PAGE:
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Christmas Is Coming

We are well into Advent, the four weeks before Christmas in which believers prepare for the holiday.  To help you begin to get into the spirit of the season, here is a link to a YouTube performance of “The Little Drummer Boy” by Sean Quigley.  (h/t: Small Dead Animals, a blog from the Great White North.) Readers are invited to send their own Christmas suggestions and over the twelve days of Christmas, Via Meadia will be reposting our now traditional Yule Blog.

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  • Corlyss

    Rutter’s What Sweeter Music

    Holst’s In the Bleak Midwinter

    Handel’s Hallelujah Chorus The original is still the best

  • Toni

    Bing & Bowie, 1977, with a twist on “The Little Drummer Boy”

    Michael Crawford, “O Holy Night”

    Alas, Michael Crawford’s magnificent version of “Mary, Did You Know?” isn’t available free.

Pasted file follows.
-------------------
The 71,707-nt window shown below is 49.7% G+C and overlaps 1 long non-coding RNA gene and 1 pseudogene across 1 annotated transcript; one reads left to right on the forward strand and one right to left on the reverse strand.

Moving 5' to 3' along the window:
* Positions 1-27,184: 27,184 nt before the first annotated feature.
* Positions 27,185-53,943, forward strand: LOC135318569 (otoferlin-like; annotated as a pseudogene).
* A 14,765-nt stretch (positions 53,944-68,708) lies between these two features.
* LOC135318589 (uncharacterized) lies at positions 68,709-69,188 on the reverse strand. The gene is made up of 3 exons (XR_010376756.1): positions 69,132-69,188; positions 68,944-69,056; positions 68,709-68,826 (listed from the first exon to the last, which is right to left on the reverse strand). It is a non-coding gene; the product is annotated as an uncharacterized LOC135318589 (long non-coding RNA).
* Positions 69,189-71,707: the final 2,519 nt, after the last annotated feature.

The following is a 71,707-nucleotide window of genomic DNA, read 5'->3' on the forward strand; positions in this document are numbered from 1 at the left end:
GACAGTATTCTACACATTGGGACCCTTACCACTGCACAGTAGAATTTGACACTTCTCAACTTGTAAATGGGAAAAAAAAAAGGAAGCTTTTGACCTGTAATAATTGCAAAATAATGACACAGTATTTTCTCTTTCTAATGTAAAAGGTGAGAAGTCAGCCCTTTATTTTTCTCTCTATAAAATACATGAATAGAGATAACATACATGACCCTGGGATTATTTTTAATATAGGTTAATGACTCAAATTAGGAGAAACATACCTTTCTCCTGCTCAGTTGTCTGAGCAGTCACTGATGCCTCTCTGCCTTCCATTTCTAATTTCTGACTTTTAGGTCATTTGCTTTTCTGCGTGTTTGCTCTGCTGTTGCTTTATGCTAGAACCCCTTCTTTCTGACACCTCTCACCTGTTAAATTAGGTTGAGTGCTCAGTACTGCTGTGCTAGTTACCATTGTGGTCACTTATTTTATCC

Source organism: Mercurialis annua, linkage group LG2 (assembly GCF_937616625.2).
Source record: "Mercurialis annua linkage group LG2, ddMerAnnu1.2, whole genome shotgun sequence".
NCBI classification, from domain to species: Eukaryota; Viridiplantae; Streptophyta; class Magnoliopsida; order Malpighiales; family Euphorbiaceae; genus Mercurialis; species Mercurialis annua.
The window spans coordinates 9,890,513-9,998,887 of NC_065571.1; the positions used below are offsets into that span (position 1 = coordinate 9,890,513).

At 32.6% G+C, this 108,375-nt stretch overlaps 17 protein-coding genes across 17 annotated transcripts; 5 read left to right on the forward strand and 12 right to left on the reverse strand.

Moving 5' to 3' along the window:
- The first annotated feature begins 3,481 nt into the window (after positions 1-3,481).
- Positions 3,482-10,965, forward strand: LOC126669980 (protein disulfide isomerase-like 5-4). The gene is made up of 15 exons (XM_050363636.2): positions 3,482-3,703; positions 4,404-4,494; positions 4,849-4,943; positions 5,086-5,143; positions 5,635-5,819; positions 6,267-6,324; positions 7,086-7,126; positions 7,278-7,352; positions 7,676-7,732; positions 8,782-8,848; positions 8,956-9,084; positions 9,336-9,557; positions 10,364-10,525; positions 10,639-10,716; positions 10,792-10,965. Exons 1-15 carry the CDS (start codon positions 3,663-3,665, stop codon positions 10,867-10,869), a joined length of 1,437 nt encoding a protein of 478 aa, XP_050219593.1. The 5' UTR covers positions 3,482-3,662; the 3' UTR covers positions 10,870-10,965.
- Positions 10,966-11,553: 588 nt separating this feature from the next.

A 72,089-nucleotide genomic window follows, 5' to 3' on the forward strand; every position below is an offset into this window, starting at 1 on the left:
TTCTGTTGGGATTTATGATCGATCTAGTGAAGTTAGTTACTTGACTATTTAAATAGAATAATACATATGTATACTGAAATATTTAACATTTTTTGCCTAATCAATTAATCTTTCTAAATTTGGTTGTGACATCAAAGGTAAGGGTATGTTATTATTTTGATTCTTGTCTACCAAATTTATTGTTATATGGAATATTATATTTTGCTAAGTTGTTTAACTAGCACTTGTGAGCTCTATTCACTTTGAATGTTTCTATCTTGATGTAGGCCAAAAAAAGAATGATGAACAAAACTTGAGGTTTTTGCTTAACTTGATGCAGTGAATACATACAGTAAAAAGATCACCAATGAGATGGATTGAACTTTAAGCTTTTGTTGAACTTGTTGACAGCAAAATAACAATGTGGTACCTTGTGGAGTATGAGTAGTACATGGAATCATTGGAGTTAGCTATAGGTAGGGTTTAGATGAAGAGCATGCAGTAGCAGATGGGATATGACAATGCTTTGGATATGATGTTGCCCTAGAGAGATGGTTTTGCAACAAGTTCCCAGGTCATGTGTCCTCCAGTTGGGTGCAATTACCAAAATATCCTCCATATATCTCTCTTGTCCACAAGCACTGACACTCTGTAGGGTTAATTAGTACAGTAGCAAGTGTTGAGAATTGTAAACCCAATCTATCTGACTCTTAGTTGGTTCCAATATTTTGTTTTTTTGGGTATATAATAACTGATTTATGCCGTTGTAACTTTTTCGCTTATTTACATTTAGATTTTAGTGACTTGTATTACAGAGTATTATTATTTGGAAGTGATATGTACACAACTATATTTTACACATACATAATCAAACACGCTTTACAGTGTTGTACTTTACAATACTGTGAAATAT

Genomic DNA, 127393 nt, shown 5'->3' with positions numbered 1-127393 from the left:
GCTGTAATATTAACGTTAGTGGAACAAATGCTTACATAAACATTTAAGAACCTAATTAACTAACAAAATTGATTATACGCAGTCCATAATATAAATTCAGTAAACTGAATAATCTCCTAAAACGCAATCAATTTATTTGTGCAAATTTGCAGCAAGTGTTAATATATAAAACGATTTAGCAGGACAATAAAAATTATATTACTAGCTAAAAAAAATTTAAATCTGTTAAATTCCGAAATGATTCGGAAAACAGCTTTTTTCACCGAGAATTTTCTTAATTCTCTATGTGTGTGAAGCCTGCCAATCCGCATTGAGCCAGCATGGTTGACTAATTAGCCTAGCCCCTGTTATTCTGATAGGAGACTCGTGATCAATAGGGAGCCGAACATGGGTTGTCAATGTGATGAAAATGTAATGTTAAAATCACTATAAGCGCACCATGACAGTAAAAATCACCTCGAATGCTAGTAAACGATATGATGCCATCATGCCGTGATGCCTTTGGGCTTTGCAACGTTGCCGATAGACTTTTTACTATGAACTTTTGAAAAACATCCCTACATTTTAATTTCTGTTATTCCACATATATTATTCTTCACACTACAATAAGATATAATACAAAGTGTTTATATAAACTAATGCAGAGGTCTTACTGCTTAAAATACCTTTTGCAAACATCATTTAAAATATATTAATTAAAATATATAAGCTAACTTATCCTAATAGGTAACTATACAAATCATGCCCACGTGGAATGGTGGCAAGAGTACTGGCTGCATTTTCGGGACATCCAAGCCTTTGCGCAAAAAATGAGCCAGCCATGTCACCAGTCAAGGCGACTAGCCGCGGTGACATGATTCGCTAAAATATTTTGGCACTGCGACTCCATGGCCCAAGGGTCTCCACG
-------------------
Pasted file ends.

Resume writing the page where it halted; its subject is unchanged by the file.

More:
• Xpat

    Mariah does O Holy Night–I really do think this is the best rendition:

  • Gary L

    A Very Harry Christmas – Christmas Carols rewritten for Harry Potter

  • Jim.

    Handel’s “Joy to the World”
    Mendelsohn’s “Hark, the Herald Angels Sing”
    Henry Tudor’s “What Child Is This?”
    (Ralph Vaughn Williams’ fantasia on that theme is a favorite)

    Some of the most beautiful music ever written, by the best composers who ever lived, has been written (or rewritten) as a commemoration of Christ’s birth. These have been handed down through the generations, remembered even when their composers (and indeed, their original purpose and words) were forgotten.

    If Via Meadia is to help keep this culture in touch with its past, and with its roots, it could do far better than hawking a scrap of endlessly retreaded Boomer nostalgia like Little Drummer Boy. (The guy at xkcd once again nailed something important here… )

    The West has centuries years of precious intellectual and creative power, from the plainsong of “Of the Father’s Love Begotten”, and “Oh Come, Oh Come, Emmanuel”, through the Renaissance “Good Christian Men Rejoice”, and the reformation “Lo, How a Rose is Growing”, all the way through later American contributions like “It Came Upon a Midnight Clear” and “Oh Little Town of Bethlehem”.

    Let’s draw on that, instead of just one or two decades of the last 60 years, shall we?

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